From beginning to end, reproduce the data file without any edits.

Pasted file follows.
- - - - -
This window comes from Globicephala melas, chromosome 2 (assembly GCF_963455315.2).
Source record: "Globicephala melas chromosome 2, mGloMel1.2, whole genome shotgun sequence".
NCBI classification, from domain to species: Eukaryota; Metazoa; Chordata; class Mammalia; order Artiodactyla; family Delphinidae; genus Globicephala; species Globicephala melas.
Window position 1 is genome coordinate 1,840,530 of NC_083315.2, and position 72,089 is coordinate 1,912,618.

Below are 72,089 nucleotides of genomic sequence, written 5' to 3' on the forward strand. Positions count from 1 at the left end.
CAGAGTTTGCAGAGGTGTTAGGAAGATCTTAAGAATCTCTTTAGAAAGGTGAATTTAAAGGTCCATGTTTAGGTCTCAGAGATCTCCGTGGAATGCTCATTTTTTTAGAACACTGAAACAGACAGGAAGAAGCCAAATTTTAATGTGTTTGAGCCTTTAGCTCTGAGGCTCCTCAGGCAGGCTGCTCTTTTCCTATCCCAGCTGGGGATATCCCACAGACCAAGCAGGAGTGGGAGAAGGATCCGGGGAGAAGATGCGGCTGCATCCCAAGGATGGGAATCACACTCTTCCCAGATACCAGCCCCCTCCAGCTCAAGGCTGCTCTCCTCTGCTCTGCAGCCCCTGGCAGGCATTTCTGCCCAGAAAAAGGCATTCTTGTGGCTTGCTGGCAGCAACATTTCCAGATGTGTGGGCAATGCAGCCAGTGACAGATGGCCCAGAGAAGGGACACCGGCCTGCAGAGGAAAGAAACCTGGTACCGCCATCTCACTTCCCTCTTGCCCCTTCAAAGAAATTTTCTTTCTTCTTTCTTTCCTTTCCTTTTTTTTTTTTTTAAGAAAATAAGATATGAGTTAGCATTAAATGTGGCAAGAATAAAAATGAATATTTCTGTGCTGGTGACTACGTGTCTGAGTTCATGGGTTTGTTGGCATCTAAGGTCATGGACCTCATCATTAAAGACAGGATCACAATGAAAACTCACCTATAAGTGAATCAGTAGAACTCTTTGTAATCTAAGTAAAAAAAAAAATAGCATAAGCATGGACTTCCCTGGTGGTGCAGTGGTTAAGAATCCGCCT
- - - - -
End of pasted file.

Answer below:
This window comes from Globicephala melas, chromosome 2 (assembly GCF_963455315.2).
Source record: "Globicephala melas chromosome 2, mGloMel1.2, whole genome shotgun sequence".
NCBI classification, from domain to species: Eukaryota; Metazoa; Chordata; class Mammalia; order Artiodactyla; family Delphinidae; genus Globicephala; species Globicephala melas.
Window position 1 is genome coordinate 1,840,530 of NC_083315.2, and position 72,089 is coordinate 1,912,618.

Below are 72,089 nucleotides of genomic sequence, written 5' to 3' on the forward strand. Positions count from 1 at the left end.
CAGAGTTTGCAGAGGTGTTAGGAAGATCTTAAGAATCTCTTTAGAAAGGTGAATTTAAAGGTCCATGTTTAGGTCTCAGAGATCTCCGTGGAATGCTCATTTTTTTAGAACACTGAAACAGACAGGAAGAAGCCAAATTTTAATGTGTTTGAGCCTTTAGCTCTGAGGCTCCTCAGGCAGGCTGCTCTTTTCCTATCCCAGCTGGGGATATCCCACAGACCAAGCAGGAGTGGGAGAAGGATCCGGGGAGAAGATGCGGCTGCATCCCAAGGATGGGAATCACACTCTTCCCAGATACCAGCCCCCTCCAGCTCAAGGCTGCTCTCCTCTGCTCTGCAGCCCCTGGCAGGCATTTCTGCCCAGAAAAAGGCATTCTTGTGGCTTGCTGGCAGCAACATTTCCAGATGTGTGGGCAATGCAGCCAGTGACAGATGGCCCAGAGAAGGGACACCGGCCTGCAGAGGAAAGAAACCTGGTACCGCCATCTCACTTCCCTCTTGCCCCTTCAAAGAAATTTTCTTTCTTCTTTCTTTCCTTTCCTTTTTTTTTTTTTTAAGAAAATAAGATATGAGTTAGCATTAAATGTGGCAAGAATAAAAATGAATATTTCTGTGCTGGTGACTACGTGTCTGAGTTCATGGGTTTGTTGGCATCTAAGGTCATGGACCTCATCATTAAAGACAGGATCACAATGAAAACTCACCTATAAGTGAATCAGTAGAACTCTTTGTAATCTAAGTAAAAAAAAAAATAGCATAAGCATGGACTTCCCTGGTGGTGCAGTGGTTAAGAATCCGCCT